Why an air pollution mask is now a health essential for even short visits to Asian cities.

It’s official. A city can be a health hazard.

Diana*, an Australian visiting relatives in Hong Kong with her two young children earlier this year, got very clear advice when she was finally hospitalised with asthma and pneumonia after struggling to breathe that city’s notoriously polluted air.

“If you have the option to be elsewhere, for you it is really, definitely, better not to be in Hong Kong,” were doctor’s orders.

“I was advised not to exercise outdoors and to check the air quality daily [with an online index],” says Diana, who asked to remain anonymous, given sensitivities about perceived criticism of the Chinese-controlled region. “Every single day that I was in Hong Kong the level was either extreme or dangerous … way above what was considered to be safe and normal.”

At home in Melbourne, Diana, a non-smoker with mild asthma, might use an inhaler once a year but, in Hong Kong, persistent trouble breathing, and having to keep the puffer on hand all the time, finally took its toll. “It was the reason I left. I didn’t want to spend another month restricting our activities according to air quality,” she says.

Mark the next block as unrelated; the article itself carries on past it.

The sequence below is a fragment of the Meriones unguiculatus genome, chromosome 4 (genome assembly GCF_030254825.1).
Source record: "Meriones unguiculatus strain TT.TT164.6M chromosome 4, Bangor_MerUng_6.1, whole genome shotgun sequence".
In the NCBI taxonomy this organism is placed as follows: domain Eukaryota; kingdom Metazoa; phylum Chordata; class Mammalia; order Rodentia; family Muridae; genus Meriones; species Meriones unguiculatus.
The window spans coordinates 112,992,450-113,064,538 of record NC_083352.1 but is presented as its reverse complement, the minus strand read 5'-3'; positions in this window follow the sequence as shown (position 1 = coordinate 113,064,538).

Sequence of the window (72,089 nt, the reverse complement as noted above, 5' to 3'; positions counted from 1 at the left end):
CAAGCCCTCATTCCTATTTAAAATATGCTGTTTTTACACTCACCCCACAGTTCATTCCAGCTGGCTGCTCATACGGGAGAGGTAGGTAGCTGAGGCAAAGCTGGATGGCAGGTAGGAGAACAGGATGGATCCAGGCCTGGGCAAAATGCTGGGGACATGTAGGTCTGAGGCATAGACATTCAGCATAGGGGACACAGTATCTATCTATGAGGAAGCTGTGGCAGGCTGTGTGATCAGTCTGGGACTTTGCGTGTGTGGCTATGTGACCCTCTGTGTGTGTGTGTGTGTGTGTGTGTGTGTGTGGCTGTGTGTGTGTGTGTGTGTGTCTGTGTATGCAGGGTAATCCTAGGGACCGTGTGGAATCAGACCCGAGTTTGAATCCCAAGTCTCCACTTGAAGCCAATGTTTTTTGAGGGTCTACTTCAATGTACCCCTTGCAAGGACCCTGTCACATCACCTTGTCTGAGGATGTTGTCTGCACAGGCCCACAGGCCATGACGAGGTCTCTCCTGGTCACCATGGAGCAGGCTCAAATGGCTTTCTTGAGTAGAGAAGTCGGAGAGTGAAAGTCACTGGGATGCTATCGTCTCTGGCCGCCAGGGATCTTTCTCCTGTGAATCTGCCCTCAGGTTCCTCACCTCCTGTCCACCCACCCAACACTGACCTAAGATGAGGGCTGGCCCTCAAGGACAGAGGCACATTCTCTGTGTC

Diana’s story is salutary.

A major review in the Lancet in October reported air pollution killed 4.2 million people in 2015, a figure projected to rise 50 per cent by 2050. And most die in rapidly industrialising, lower-middle income countries.

But as the footprint of Australian businesspeople and travellers increasingly takes in Asian pollution hotspots – according to the Australian Bureau of Statistics, our visits to India tripled, and to China nearly doubled in the decade to 2016 – the effect of air quality on health should be front of mind.

That’s because of the mounting evidence for just how broad the health risks are, and how little time spent in polluted air is needed to bring them on.

“For a long time now we have known air pollution can cause effects within a day of exposure,” says Howard Kipen, a professor at Rutgers University School of Public Health. “But there is an increasing accumulation of evidence that health effects may be caused by an increase in pollution over only an hour or two.”

Read the full feature in the Australian Financial Review here

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